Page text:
On November 21, 2012, the day before Thanksgiving, a resident in a neighborhood in Little Falls Township south of Little Falls, Minnesota, phoned the Morrison County Sheriff's Office to report a suspicious car parked at the foot of his driveway. To the officers who rolled up to the red Mitsubishi Eclipse, the lone occupant of the vehicle, 17-year-old Nicholas Brady, said that he and his 18-year-old cousin, Haile Kifer, had been riding around when they ran out of gas. He was a junior at Pillager High School in Little Falls, and Haile was a year ahead of him. She had left the vehicle to find a gas station. One of the deputies gave Brady, a nice-looking kid interested in wrestling and the martial art of taekwondo, a ride home. His cousin Haile, a high school gymnast, diver, cross country runner, and softball player, had nothing in her background that would arouse a police officer's suspicion.
Byron Smith, a 64-year-old retiree, lived in a modest, township home located a few miles north of Little Falls. In recent months, Mr. Smith had been plagued by a series of home burglaries believed to have been committed by teenagers looking for drugs, money, and guns. In October 2012, burglars had broken into his house and stolen weapons and other items. The fact Byron Smith had been a physical security expert who specialized in preventing criminal intrusion into government buildings, had added to to his frustration and anger over being a repeat burglary victim.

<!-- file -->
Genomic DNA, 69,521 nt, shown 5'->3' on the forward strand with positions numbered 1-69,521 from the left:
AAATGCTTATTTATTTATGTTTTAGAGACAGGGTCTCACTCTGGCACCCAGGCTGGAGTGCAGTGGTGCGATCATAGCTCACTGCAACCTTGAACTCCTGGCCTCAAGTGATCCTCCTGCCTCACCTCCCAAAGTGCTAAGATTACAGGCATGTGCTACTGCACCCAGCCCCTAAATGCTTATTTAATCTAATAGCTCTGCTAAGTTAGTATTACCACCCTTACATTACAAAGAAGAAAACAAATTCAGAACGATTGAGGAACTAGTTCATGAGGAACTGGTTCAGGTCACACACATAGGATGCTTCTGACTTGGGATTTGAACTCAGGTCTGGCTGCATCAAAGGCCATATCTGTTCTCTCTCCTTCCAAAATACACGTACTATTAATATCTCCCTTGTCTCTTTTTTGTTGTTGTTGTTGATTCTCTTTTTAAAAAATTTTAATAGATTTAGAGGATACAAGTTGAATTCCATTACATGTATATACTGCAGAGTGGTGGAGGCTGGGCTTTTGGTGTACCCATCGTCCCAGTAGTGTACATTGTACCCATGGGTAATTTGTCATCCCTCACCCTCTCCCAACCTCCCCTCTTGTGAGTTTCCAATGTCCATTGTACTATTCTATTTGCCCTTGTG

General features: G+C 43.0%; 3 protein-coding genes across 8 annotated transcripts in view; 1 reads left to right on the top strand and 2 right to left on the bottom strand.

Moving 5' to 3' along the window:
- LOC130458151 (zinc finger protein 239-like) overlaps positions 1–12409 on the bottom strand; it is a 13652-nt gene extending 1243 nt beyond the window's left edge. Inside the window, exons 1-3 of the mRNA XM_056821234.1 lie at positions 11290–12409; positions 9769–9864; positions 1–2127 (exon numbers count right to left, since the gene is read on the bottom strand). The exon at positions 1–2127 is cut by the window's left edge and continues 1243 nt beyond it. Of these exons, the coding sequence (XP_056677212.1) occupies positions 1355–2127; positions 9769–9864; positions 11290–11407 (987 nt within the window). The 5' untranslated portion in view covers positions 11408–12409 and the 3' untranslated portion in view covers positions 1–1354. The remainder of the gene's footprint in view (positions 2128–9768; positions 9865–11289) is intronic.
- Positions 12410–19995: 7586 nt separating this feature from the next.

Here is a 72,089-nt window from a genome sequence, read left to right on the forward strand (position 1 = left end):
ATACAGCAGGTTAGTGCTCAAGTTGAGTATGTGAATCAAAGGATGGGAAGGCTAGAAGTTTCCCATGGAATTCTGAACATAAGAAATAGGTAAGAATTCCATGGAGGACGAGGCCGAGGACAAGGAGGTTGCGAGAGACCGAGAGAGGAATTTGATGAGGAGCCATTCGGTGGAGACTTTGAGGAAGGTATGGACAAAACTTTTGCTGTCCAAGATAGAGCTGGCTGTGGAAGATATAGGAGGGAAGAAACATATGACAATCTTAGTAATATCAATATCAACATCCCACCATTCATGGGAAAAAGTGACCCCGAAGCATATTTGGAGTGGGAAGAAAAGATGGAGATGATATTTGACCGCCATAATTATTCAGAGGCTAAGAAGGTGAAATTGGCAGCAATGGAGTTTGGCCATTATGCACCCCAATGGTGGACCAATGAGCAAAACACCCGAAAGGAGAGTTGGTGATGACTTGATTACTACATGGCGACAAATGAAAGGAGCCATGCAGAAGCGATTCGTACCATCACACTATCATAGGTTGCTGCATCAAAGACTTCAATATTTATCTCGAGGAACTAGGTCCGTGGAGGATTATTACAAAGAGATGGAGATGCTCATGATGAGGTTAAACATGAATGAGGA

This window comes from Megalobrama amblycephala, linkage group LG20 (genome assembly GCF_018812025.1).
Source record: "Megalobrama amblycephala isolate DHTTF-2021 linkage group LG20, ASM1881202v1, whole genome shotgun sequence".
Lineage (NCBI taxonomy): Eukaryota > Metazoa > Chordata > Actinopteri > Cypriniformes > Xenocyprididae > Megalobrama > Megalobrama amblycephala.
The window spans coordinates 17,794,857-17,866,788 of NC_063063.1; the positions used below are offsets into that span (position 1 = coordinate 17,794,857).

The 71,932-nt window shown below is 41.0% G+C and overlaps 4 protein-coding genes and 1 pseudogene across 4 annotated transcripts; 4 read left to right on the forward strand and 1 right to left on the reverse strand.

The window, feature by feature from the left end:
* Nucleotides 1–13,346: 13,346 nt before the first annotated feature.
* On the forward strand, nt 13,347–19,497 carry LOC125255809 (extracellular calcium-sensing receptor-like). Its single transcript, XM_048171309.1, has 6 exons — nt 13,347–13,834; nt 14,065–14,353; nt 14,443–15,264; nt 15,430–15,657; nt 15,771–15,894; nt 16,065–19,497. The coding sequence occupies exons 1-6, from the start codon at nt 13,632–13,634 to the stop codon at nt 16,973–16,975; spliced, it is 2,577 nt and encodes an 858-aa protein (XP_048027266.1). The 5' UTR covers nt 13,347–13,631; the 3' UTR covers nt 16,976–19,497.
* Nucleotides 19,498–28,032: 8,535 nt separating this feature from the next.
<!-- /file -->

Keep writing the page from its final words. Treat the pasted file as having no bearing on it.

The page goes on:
In 2007, Byron Smith, after serving overseas in places like Bangkok, Thailand, Beijing, China, and Cairo, Egypt, retired from the U.S. State Department. He had been one of a handful of highly trained security engineers responsible for making our embassies and consulates difficult for terrorists and spies to physically penetrate. An expert on anti-intrusion building design, locks, access control, alarms, video surveillance, protective lighting, and physical barriers, Smith had overseen the construction and renovation of these government facilities.
Byron Smith's job not only required technical knowledge and experience, it came with top security clearance. This meant he had been thoroughly investigated for mental illnesses, personality disorders, and possible substance abuse. Moreover, he had to live a straight-arrow lifestyle to avoid the potential of blackmail. Mr. Smith was also familiar with handguns and assault rifles. It is not difficult to understand why this man had a particular dislike, even hatred, for criminal intruders.
On Thanksgiving night, November 22, 2012, a day after the Morrison County Deputies checked out the suspicious Mitsubishi south of Little Falls, Byron Smith, while sitting in his basement, heard the sound of breaking window glass. The sound of footsteps on the first floor told him that he had at least two burglars in his dwelling. The government retiree grabbed his Ruger Mini-14 assault rifle and waited.
Mr. Smith readied his rifle when he saw the feet of one of the burglars on his basement stairs. When the intruder's torso come into view, Mr. Smith fired twice, striking and killing Nicholas Brady. Mr. Smith dragged the 17-year-old's corpse into the basement and laid it out next to his workbench.